If you’ve ever been to NYC, chances are you’ve seen it: colors of all different tints, shades and tones produced from aerosol cans which take different forms as they’re plastered on walls. Seldom do you question how these walls, floor, or sometimes billboard designs got there. If you did happen to wonder where they came from, perhaps you’d imagine it’s a group of masked vigilantes crusading through the night, adding infamous, vibrant culture to the streets one day at a time.
Or maybe, you’d detest the mysterious creators for permanently damaging the walls your tax dollars pay for. Maybe your heart sits somewhere in the middle.
These controversial street designs I speak of are called “street art,” or “graffiti.” Originating sometime in the early 20th century, the birth of street art is mostly attributed to New York City gangs who would mark their territories with simple colored spray paint signatures. However, the cultural renaissance of street art began in the 1960s and 70s when New York reached the brink of bankruptcy during the Vietnam War.
With all the closed-down stores and buildings, along with subway lines supplying limitless canvas space, creative baby boomers took to the streets to lighten up a depressive New York City. While remaining most infamous in the city, street art has expanded in popularity to various cities worldwide, including Melbourne, Berlin and Buenos Aires since its inception.
Growing up in Brooklyn myself, I’m greeted by 3-D faces, names and expressions popping off worn out walls whenever I step out of my house. Street legends are forever remembered on the side of the school I walk past on the way to the bus stop to and from school.
The scaffoldings and abandoned buildings are barely noticeable underneath oceanic turquoise, crimson red and sun-yellow designs. Whenever I have more time on my way to my destination, I take two or three photos of murals and graffiti for my TikTok viewers who don’t get the chance to observe the craft as much as I do.
However, I know there’s a different side to my view. As New York enjoyed the product of its inclusive art form, the 1980s introduced graffiti as “a method of marking territory, often used by gangs to denote that an area belonged to them.
” This concept is what we call “tagging” nowadays. Tag Graffiti has become an art form that carries just as much, if not more history as street art does.
As common as traditional street art is, some would argue tagging is the more generic form of graffiti seen on the streets of New York. Although tagging has been denounced by law in the form of “jail term, monetary fine and/or community service,” it’s rare for any MTA (subway) rider, driver or biker to not notice at least one black or white signature on the streets.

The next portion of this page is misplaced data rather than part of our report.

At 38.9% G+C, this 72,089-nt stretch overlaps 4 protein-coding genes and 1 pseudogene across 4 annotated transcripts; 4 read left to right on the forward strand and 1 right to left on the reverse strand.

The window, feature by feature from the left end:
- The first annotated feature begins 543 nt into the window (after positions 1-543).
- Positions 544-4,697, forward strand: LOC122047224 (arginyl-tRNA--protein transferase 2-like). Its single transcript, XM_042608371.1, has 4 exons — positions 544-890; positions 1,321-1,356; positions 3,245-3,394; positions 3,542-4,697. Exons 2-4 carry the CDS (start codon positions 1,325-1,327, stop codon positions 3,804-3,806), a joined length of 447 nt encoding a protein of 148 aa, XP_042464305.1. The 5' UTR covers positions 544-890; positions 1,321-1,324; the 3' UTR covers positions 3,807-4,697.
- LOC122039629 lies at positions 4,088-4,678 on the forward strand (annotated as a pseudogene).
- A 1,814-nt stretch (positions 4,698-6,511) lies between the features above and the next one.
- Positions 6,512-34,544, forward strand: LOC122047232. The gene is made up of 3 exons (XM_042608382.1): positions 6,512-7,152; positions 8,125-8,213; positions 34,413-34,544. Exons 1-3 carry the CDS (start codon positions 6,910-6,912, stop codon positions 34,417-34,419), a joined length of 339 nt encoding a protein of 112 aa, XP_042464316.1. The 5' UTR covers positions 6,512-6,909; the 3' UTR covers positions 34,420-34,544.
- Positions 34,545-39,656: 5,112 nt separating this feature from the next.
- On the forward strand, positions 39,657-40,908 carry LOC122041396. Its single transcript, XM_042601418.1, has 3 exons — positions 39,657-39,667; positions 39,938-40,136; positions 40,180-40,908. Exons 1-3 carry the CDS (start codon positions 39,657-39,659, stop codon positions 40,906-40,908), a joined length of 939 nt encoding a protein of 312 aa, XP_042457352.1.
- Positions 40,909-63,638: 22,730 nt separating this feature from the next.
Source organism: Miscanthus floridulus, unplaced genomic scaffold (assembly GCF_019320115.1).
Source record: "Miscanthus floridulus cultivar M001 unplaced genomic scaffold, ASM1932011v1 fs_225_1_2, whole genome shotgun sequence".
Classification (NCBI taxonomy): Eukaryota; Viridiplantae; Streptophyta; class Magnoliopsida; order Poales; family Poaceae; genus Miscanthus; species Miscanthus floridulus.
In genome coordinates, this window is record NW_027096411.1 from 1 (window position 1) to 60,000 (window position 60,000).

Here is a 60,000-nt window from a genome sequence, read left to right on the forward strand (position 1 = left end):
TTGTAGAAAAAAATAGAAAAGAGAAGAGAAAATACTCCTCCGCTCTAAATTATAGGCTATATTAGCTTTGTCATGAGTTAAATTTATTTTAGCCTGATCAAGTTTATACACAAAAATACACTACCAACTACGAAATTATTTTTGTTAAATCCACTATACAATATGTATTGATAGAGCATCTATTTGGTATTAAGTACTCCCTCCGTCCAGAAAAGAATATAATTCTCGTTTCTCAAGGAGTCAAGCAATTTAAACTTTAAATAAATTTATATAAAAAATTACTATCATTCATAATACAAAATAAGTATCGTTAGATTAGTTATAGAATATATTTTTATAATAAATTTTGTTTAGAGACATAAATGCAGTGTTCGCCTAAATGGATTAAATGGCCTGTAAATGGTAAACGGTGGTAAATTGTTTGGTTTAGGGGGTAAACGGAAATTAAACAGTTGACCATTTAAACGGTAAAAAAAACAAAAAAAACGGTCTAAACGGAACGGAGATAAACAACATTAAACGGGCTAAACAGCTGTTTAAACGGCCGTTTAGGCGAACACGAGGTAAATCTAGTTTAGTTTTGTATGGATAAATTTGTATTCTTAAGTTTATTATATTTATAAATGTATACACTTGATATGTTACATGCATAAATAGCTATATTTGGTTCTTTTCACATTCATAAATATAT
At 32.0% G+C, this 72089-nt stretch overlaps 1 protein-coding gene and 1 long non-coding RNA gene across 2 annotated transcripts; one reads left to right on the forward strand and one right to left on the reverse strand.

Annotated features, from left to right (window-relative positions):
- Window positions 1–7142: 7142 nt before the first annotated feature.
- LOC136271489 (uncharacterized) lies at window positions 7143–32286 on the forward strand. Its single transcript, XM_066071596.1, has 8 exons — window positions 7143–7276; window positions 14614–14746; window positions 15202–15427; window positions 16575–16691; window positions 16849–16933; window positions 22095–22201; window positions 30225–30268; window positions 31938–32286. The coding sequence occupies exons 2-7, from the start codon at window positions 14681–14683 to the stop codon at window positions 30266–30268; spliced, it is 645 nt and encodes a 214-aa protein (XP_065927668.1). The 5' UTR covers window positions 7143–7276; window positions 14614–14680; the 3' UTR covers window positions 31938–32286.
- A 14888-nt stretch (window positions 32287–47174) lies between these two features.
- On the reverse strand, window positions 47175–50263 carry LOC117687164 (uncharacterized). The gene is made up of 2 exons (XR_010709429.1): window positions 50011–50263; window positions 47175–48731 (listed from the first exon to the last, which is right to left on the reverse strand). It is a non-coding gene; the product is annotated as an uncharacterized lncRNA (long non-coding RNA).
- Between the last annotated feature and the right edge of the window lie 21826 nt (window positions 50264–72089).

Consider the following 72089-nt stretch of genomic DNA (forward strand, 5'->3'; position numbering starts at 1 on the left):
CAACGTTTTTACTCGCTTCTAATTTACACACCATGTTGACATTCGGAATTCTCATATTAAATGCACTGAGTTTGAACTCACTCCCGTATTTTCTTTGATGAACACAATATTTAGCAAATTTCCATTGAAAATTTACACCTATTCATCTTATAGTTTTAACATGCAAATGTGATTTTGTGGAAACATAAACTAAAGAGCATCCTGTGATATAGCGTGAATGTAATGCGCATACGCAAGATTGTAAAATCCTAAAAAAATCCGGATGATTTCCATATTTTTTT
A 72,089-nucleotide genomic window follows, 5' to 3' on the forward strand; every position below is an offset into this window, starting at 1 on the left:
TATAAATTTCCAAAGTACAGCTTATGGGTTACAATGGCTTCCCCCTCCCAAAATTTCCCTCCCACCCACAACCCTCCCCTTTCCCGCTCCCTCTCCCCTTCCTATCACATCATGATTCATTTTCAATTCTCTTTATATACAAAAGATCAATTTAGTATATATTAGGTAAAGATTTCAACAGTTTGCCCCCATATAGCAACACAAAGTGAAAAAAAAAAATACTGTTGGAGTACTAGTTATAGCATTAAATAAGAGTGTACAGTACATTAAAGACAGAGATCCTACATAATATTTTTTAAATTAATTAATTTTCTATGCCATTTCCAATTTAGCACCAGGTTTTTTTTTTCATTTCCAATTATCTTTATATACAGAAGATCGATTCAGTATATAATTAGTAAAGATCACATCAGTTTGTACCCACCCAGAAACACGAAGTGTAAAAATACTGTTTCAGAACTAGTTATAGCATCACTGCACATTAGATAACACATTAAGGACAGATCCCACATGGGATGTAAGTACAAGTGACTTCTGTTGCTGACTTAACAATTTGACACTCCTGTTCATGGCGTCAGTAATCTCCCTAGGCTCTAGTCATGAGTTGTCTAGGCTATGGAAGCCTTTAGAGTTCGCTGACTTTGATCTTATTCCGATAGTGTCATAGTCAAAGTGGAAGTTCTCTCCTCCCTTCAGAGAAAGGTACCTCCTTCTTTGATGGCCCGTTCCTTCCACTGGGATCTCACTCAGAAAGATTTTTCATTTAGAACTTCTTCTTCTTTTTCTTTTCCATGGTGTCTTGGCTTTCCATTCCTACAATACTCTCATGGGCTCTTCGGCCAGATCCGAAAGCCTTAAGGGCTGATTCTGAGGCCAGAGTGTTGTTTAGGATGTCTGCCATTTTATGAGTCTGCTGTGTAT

Unfortunately, the subculture of tagging has tainted the view of street art. According to Jonathan Jones of the Guardian, “scrawled and spray-painted inchoate messages on every corner of every city do not actually enrich the world.” Many like him believe graffiti and street art are nothing more than “vile oppression” that blinds the eyes of innocents just trying to commute.
Ironically, I notice a lot of the common forms of “tagging” in New York now use green walls and scaffoldings of reconstructed buildings as canvases. The green walls that hide the remains of what has been in the neighborhood for years as new high-rises go up behind them. I pass by the remains of former shops, apartment buildings and homes I’ve never been in before, yet recognized as a landmark of the community.
Now stand green walls with stickers signifying more foreign retail companies have bought the properties and plan to build structures ‘bigger and better’ than what was there before. By 2024, those Ma-and-Pa shops and old bodegas will be a new, “contemporary” apartment building. Pre-sale for housing unit studios start at 2500 dollars.
I won’t feign ignorance in suggesting most taggers and other graffiti artists have a common goal of striking back at the man with their art. I’m very aware of the toxic history of vandalistic tagging, and in a sense, I do condemn the act.
However, I also can’t deny a sense of deep-rooted pride in seeing that the people that have made the community what it was, good and bad alike, are still around. Amidst what seems to be New York City’s modernized counter-reformation of culture, it’s nice to see we aren’t completely being phased out.
What started off as creative projects by bored kids has turned into a wide-spread movement of artistic expression. Whichever stance you hold in the debate of graffiti art, the least I can hope for is recognition. Outside of New York City, I personally hope for graffiti to continue to spread in popularity, and done right, become an important, positive aspect of other communities as it is for mine.